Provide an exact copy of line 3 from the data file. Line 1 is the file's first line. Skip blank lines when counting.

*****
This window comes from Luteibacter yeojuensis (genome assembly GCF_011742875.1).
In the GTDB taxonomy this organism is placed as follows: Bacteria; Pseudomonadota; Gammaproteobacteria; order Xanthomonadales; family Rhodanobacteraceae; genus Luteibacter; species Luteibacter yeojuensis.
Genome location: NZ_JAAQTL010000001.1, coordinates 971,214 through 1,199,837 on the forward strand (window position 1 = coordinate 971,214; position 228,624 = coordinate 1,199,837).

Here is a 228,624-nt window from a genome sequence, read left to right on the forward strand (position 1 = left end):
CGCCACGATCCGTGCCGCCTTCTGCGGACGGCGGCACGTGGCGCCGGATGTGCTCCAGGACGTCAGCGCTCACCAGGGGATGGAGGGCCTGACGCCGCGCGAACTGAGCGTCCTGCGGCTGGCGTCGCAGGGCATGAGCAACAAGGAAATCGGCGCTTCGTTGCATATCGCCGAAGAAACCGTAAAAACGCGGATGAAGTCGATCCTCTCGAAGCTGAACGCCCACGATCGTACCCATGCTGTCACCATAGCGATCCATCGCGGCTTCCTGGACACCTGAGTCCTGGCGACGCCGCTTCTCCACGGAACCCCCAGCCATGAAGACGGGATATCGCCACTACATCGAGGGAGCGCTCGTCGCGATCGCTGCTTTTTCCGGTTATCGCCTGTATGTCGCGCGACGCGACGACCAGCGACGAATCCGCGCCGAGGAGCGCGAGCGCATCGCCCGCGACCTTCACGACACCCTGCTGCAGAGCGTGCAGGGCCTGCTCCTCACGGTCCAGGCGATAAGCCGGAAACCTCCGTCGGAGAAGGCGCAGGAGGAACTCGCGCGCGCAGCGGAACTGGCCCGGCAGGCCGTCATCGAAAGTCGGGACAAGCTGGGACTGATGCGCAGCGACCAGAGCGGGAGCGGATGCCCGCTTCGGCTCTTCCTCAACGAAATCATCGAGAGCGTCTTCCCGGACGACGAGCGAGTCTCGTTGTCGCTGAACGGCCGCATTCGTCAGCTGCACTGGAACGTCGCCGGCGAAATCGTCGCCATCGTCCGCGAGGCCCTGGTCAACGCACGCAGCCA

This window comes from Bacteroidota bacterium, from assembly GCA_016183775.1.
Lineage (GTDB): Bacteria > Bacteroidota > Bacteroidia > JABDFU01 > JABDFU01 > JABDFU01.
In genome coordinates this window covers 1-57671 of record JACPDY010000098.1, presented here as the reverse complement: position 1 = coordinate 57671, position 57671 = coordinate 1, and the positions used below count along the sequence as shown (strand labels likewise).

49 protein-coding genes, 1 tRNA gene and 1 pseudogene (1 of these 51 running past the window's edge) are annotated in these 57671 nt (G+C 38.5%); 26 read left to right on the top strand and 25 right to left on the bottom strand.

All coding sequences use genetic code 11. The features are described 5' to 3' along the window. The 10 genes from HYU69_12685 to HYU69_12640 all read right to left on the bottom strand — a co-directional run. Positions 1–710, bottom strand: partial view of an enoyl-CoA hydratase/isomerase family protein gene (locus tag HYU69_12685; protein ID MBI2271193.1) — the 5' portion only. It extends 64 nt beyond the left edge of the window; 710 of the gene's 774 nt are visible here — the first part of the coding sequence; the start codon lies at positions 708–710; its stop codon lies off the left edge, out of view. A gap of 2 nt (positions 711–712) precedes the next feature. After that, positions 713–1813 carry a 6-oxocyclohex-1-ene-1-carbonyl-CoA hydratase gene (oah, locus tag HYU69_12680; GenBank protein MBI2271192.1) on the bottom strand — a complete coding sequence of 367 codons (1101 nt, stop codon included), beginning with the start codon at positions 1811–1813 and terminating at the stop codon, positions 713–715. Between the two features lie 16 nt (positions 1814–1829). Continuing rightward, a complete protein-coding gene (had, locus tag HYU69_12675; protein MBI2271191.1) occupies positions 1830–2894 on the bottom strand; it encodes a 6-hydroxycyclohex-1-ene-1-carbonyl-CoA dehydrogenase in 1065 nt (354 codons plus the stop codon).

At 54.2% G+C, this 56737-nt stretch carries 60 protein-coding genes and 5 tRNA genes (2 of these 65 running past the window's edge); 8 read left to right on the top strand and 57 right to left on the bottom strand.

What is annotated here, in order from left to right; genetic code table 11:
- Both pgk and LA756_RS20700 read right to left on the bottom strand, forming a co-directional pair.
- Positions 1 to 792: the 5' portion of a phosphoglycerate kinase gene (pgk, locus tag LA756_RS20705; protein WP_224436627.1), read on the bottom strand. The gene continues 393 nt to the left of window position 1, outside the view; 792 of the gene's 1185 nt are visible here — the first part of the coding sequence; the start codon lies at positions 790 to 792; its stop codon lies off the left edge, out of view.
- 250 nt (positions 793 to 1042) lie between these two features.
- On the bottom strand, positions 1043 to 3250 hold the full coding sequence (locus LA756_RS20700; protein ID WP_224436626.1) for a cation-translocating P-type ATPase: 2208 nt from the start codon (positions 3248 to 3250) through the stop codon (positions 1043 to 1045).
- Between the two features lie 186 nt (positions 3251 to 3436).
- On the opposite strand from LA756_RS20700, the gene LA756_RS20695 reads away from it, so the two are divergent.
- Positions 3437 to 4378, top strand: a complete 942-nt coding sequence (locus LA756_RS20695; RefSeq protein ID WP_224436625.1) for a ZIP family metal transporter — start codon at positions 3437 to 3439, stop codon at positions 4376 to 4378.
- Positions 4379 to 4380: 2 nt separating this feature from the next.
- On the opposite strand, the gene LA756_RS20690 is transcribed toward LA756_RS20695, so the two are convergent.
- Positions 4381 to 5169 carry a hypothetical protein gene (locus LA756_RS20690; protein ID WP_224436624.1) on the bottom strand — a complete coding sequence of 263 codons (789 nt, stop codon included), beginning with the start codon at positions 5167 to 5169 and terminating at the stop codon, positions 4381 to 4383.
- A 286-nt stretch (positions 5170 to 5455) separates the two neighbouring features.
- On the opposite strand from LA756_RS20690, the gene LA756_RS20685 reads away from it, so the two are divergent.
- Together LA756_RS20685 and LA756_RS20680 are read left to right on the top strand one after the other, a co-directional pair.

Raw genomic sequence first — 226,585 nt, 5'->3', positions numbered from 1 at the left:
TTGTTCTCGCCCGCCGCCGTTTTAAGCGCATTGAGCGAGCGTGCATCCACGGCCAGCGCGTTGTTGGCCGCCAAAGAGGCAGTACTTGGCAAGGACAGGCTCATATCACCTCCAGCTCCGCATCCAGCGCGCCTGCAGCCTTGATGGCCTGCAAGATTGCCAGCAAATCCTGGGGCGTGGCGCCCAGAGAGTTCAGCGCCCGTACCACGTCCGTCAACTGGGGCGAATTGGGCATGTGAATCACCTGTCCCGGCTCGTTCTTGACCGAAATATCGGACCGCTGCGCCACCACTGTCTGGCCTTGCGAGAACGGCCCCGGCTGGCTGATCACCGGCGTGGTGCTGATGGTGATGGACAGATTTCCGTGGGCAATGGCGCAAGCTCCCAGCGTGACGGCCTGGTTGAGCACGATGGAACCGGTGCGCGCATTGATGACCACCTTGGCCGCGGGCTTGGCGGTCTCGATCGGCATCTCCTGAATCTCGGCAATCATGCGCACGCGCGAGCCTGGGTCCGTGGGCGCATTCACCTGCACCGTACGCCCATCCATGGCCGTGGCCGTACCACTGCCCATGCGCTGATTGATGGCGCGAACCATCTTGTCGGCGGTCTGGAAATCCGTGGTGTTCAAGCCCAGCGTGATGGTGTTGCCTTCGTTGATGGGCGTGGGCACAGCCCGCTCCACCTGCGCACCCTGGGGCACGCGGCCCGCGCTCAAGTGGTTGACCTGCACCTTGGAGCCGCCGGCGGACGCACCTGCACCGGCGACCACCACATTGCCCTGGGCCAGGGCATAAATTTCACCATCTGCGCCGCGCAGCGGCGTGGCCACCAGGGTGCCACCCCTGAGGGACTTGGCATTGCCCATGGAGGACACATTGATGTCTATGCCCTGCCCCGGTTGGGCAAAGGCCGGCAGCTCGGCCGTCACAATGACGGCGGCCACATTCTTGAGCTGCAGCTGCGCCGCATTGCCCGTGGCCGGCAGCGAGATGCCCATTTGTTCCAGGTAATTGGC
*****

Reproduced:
Genome location: NZ_JAAQTL010000001.1, coordinates 971,214 through 1,199,837 on the forward strand (window position 1 = coordinate 971,214; position 228,624 = coordinate 1,199,837).